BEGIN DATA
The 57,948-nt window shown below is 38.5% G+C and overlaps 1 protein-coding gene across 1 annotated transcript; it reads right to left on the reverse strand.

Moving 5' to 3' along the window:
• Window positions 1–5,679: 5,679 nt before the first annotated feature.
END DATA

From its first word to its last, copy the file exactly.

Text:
The 57,948-nt window shown below is 38.5% G+C and overlaps 1 protein-coding gene across 1 annotated transcript; it reads right to left on the reverse strand.

Moving 5' to 3' along the window:
• Window positions 1–5,679: 5,679 nt before the first annotated feature.